Re: git-buildpackage and tarballs
Charles Plessy <email@example.com> writes:
> I think that I am missing documentation on that topic.
Yes, I seem to recall there's an open Policy bug for the fact that native
and non-native packages aren't particularly well-documented.
> The Policy §3.2 mentions ‘remember that hyphen (-) cannot be used in
> native package versions’. That is technically untrue: dpkg can produce
> native packages with hyphens in the version number, and our archive can
> accept them, as witnessed by bzflag version 18.104.22.16880902-1.
Regardless of the presence of past bugs, native packages by definition do
not contain a Debian revision. Lintian will certainly complain loudly
about violations of that rule. I think DAK should also reject them as
they're a fairly clearcut Policy violation and cause various confusions
for other tools that, following Policy, decide whether a package is native
or non-native based on the version number (which is the only way that such
a determination can be made if all one has is a binary package). I don't
know if it actually does.
> That is all the Policy tells the Developers about native packages.
Native packages are also discussed in Policy §5.6.12 (see below).
> I do not know how our infrastructures infers if a package is native or
For all version 1.0 packages, it's determined by the version number, and
that in turn determines what files are generated for the source package.
(If there is a separate Debian diff, for instance.) Inspecting the *.dsc
file is obviously not sufficient if one is trying to generate that file.
For version 3.0 packages, dpkg now has a way of distinguishing without
looking at the version number, which creates the possibility in dpkg of
creating a native package with a non-native version. However, Policy does
not permit that, so such a package shouldn't be uploaded to the archive.
One could, I suppose, argue for a Policy change, but it's really not a
sensible thing to do; a package with a Debian-specific revision number is,
by definition, non-native, since a native package would not need a
Debian-specific version separate from an upstream version (since there is
no separate upstream).
I realize that you're interested in the technical properties of a 3.0
(native) package in particular, and not at all in the "nativeness," but
for good or for ill those two things are completely merged in the current
package format, and there is no way to get a non-native package using the
3.0 (native) layout (which is what I think you want). It might be an
interesting enhancement to dpkg to add it, although I'm not sure I really
agree with the use case since we lose various other things, such as the
Debian-specific diff or tarball (frequently used by upstream to understand
what we've changed).
My understanding from things posted by the dpkg developers is that the
addition of a way of explicitly declaring the native package format was
not intended as a way to allow native packages to have non-native
versions, but rather as an additional error checking mechanism and a way
of making explicit a decision process that was previously implicit.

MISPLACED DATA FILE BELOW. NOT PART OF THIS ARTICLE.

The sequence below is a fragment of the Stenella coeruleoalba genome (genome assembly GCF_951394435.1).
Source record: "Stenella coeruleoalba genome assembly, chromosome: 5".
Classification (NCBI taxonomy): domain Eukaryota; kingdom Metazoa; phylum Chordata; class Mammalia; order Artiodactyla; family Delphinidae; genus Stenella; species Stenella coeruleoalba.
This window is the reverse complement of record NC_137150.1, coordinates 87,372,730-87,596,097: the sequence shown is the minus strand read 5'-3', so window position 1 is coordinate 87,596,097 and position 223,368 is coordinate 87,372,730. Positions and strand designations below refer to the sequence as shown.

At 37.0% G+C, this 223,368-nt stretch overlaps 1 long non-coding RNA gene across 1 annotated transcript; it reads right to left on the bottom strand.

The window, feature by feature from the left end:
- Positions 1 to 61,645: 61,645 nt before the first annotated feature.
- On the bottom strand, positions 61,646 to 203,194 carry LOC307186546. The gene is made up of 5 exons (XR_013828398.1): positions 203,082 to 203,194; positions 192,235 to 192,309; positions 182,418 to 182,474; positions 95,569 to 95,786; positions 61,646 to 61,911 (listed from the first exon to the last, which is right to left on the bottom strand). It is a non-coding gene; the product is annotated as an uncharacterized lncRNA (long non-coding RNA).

> According to Policy §5.6.12, in the absence of a dash, the Debian
> revision number is 0.
No, that's not what it says. It says that the absence of a Debian
revision is *equivalent* to a revision number of 0, which isn't the same
thing. It's part of the sorting rules and is phrased that way to simplify
the description of the sorting rules by eliminating the need for a special
description of what to do with an empty Debian revision later on.
> Accordingly, dpkg considers ‘foo’ to equal ‘foo-0’. In that sense, I
> humbly disagree when you write that native packages do not have a Debian
> revision number.
Policy directly contradicts you in the same section that you're quoting,
two paragraphs earlier:
[The Debian revision] is optional; if it isn't present then the
upstream_version may not contain a hyphen. This format represents the
case where a piece of software was written specifically to be a Debian
package, where the Debian package source must always be identical to
the pristine source and therefore no revision indication is required.
This, albeit oddly placed, is the formal definition of a native package in
the current Policy text. (I agree that it leaves a bit to be desired.)
> But what would prevent us to use full upstream_version-debian_revision
> with the 3.0 (native) format ? This seems to be the best solution.
But it's not, since that version numbering makes no sense for a native
package, where there is by definition no upstream. You aren't talking
about a native package in the Debian sense; this whole thread has been
about packaging software with an independent upstream existence. In other
words, a non-native package. You like some properties of the 3.0 (native)
package format for packaging non-native software.
Put another way, I think what you're proposing (using a native package
format for non-native packages) is an ugly hack, and one that loses
information. We shouldn't be using hacks in something as fundamental as
our source package format; we should be striving to use correct solutions
to technical problems. If we want to use a source package format similar
to 3.0 (native) for non-native packages, we should define such a format,
not abuse the native package format for that purpose and lose the
meaningful distinction between a native and a non-native package.
Russ Allbery (firstname.lastname@example.org) <http://www.eyrie.org/~eagle/>